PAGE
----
Posted in Normalling-your-patchbay
Normalling your patchbay Part 2 – HALF NORMALS
Are you unsure whether or not to normal your patchbay? Do you need guidance on when TO and when NOT TO normal patch points? Are you wondering which ones you should isolate? Is the concept of normalling confusing to you? These are questions that studio engineers of all skill levels face and the answer isn't always cut and dry. As with many aspects of studio design, this technical topic draws differing opinions even from seasoned professionals. There are engineers that have hallways full of gold and platinum that don’t know the first thing about how patchbays are configured and others with equal amounts of awards that know as much or more than the head tech at Capitol Records. Today we tackle the topic of half normalling and touch on the subject of grounding as it relates to half normalling. The details on grounding will be done in our final installation of the series. Each of this 3 part series will expose the most basic aspects of normalling and deliver some nuances in patchbay configurations in order to put you on a path to success when designing normalling your patchbay.
So let’s say you have your mic lines coming up on the top row and they normal down into some rad mic preamps you have. You want to send your first mic line (your kick drum mic) to another mic pre at the same time and record both signals. With a half normalled configuration, the signal flows through to the input jack below and by plugging into the top jack you can route that signal to a second destination without using mults. (A mult is a group of patch points all wired together so that one becomes all- a group of four points becomes one input and 3 outputs) This is effectively a Y cable, splitting your mic line signal into 2 signals.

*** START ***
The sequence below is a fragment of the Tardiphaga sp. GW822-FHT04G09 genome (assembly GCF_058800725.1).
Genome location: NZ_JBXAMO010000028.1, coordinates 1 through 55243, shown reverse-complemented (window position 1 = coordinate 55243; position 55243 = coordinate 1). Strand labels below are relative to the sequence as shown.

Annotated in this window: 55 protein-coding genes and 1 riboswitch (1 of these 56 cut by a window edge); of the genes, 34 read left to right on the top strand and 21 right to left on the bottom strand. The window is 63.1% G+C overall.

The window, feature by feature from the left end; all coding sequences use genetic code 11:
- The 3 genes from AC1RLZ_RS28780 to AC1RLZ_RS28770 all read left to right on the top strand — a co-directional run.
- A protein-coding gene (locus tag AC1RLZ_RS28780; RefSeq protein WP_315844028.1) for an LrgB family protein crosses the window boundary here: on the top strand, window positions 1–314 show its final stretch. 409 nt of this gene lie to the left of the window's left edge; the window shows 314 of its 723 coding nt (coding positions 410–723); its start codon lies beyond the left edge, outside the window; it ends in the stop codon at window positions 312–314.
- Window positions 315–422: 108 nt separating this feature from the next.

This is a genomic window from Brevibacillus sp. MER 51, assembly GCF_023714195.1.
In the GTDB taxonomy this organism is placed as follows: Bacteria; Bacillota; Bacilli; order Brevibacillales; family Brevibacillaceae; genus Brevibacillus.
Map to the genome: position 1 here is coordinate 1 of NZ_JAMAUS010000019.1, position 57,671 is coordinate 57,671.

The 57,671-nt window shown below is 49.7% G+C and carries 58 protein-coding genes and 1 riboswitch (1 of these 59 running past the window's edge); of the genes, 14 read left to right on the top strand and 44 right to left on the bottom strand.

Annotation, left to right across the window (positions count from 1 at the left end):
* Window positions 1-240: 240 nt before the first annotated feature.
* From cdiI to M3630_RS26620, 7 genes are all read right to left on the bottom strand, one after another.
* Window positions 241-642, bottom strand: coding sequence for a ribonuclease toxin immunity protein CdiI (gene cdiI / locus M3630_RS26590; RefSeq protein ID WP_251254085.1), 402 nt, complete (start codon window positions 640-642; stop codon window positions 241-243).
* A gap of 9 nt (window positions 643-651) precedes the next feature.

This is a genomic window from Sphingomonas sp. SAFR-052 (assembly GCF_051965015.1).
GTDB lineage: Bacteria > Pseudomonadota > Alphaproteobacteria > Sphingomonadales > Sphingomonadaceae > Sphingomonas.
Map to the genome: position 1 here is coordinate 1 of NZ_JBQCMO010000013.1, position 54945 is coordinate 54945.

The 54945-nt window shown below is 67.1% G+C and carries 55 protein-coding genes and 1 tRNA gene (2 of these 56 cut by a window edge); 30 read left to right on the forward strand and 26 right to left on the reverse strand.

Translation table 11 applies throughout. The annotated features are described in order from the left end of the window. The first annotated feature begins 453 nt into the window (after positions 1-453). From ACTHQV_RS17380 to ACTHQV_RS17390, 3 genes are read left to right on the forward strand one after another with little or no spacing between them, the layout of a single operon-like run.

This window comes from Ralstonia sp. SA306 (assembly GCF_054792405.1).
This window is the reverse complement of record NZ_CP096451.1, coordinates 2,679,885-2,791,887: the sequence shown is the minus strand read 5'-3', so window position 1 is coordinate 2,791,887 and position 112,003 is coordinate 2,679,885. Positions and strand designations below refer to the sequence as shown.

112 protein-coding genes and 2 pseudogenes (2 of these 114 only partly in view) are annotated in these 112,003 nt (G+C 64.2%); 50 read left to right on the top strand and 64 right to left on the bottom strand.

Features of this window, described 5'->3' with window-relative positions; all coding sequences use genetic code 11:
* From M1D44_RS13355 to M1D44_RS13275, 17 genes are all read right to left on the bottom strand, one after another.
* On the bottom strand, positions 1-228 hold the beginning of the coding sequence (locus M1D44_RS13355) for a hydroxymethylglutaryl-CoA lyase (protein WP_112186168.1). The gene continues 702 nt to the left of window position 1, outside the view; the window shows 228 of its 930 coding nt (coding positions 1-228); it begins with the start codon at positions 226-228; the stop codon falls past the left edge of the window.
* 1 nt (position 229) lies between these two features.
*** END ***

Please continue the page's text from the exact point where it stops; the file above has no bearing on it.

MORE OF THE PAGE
As with all patchbay configuration options, you want to choose the option that fits your needs and fits your workflow. The half normal configuration is handy for mic lines as described in the example above but what if you don’t want the mic line signal to go to two places? You can still employ the half normal configuration and cross patch signals as needed by dead patching the input you don’t want to use. Let’s say you’re patching mic line 1 over to mic pre input 4 and you don’t want mic line 1 to feed mic pre 1 anymore. Simply patch an available patch cord into mic pre 1 input and the signal is broken. In the studio the dead patch is an old patch cord end that has been cut off. When a patch cord becomes intermittent, we would cut the ends off and save them for use as dead patches. If you find that setting up your bay half normalled will lead to using a ton of dead patches, half normalling might not be right for you-probably better to go fully normalled when normalling your patchbay.
Subscribe to our newsletter and always be the first to hear about what is happening.
© 2020 Bittree